A family's story

Response to Intervention

As I’ve mentioned a time or three before, our oldest son, Jake, has struggles of his own in this world. There are attention deficits, processing delays, SPD, speech/language delays, and a math disability…according to the school district. I have yet to schedule a neuropsych eval…mostly out of fear…but I will.

In early January we met for a new IEP. It was awful, but everything the staff found during evaluation matched our concerns. A new plan was put in place, and it looked like we had buy-in from all parties, even from his “my-way-or-the-highway” homeroom teacher.

Jake has seemed more content and less frustrated with school, especially with math. He sees the resource teacher…which means he gets pulled into a special education room for math only. There are 2 other second graders with him. The teacher can break down the work and spend time with each child so they figure it out. It’s not perfect, but better.

In his IEP, there is an accommodation for MAP testing. He gets extra time, and some help with manipulatives, and the teacher can read it, if he needs help. It’s a standardized computer test. They compete mostly against themselves. The child should show growth and improvement after each test. Jake’s math scores sky-rocketed. The extra time and use of tools helped him immensely. His reading scores, though, stalled out and fell.

This is worrisome…see, last year, Jake was in the reading intervention program, using both the reading computer lab and doing small group with the reading specialist. He made HUGE gains, and his “response to intervention” was amazing. He made such gains that in the first half of second grade, he was only going to lab, no need for small group.

Now he’s falling behind again. We noticed it at home, and I was planning on contacting his homeroom teacher. Then, last week, Jake announced that he went to Mrs. X’s room for small group. I clarified, and he gave me that “woman-are-you-listening-to-the-words-coming-out-of-my-mouth” look. So, I followed up specifically with the reading specialist, Mrs. X.

Sure enough, when his MAP scores dipped, they began assessing Jake’s placement. She asked his various support-team members what would be best for him. Ultimately, they decided to keep him in lab, and add on small group 3 times a week.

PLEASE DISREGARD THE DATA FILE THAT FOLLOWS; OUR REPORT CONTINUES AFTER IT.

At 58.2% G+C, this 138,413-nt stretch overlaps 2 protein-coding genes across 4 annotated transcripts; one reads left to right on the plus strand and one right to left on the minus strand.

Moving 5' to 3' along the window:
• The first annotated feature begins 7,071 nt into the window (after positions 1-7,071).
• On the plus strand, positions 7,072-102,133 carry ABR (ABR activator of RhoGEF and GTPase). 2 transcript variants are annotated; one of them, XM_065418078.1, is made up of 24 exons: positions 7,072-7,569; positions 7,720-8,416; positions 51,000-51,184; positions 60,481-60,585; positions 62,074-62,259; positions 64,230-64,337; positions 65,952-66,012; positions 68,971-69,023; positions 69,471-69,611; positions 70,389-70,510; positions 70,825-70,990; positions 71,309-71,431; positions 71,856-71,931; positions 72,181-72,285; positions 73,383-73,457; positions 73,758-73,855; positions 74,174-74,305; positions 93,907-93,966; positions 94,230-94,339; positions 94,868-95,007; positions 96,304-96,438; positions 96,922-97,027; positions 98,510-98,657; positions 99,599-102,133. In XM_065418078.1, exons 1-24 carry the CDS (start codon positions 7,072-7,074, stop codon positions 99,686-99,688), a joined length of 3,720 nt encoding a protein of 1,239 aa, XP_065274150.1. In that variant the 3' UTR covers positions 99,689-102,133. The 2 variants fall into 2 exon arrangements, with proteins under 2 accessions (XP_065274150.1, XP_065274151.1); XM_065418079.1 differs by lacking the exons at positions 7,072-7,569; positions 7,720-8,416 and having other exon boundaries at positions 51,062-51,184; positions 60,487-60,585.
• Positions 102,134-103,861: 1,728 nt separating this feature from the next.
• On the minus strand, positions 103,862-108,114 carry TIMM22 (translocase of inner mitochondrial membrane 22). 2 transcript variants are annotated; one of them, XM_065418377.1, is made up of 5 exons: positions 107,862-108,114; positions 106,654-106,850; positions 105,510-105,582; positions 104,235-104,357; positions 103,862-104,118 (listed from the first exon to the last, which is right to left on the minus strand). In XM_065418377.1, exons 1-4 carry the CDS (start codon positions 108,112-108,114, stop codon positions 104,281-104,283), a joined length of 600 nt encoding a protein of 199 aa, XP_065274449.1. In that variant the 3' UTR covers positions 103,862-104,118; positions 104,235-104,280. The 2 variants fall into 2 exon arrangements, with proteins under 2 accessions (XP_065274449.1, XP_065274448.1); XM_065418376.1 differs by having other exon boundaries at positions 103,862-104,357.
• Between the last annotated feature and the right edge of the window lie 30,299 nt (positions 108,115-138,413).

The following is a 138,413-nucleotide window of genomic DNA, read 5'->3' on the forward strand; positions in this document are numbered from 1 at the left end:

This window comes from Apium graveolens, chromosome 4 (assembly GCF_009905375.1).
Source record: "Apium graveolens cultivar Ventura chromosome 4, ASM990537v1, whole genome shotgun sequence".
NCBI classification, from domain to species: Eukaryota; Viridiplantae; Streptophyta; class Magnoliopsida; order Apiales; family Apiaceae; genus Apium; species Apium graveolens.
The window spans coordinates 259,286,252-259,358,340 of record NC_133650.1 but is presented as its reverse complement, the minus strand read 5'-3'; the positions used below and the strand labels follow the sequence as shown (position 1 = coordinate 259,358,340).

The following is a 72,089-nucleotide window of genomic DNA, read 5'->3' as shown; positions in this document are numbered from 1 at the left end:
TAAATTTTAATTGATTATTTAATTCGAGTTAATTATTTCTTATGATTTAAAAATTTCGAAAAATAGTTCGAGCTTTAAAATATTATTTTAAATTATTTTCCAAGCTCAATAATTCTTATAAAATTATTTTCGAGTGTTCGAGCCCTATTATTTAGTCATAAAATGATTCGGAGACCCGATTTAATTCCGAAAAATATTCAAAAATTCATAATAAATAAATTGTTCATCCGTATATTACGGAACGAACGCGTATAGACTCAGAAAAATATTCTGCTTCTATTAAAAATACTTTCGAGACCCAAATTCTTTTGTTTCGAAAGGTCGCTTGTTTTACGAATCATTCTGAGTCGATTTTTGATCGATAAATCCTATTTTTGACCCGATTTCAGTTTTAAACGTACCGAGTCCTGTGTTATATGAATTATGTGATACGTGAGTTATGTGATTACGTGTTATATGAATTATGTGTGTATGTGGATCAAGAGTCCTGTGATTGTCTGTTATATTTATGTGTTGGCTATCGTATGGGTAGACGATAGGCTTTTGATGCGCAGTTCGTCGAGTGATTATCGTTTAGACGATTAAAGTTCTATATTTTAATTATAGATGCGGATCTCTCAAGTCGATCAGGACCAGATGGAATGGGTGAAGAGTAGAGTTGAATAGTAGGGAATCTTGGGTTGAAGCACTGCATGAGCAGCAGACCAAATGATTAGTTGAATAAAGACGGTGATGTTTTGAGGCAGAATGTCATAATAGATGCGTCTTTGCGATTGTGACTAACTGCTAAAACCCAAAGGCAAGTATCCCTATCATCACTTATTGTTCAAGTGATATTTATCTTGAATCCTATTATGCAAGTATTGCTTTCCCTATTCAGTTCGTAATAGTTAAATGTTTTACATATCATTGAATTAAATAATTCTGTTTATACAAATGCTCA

My response to intervention here was irritation, but also some relief. I am irritated that he was pulled and moved without us being notified first. But, I am all for intervention, when it is needed, and I am glad that a few members of his team are vigilant and watching out for him. He slipped through the cracks back in kindergarten, and he’s been trying to climb out of that crevice for 2 years now…


Comments on: "Response to Intervention" (4)

  1. Yeah, they really need to involve you in those decisions. I share that reaction when Lily’s teachers take it upon themselves to implement some teaching strategy with her. I know their hearts are in the right place, but . . . I’m the dad. . . “need the info”. . .

  2. Weird how he improved in math and then fell behind in reading! Frustrating too! It reminds me of my own son when sometimes, our ABA tutors tell me he has mastered a skill and a few weeks later, when I try it, his response is as though he’d been taught nothing. It’s scary and I can understand the fear about the neuropsych eval but obviously you can see the value to that as well.

    Hope you get it al straightened out with the school and they “get” that you are a HUGE part of the team and you must be consulted before changes are made. (Stomp those feet woman!) 😉

    • It is frustrating! One step forward, two steps back…and yes, I am worried, but place utmost confidence in the neuropsych…now off to make that appointment…

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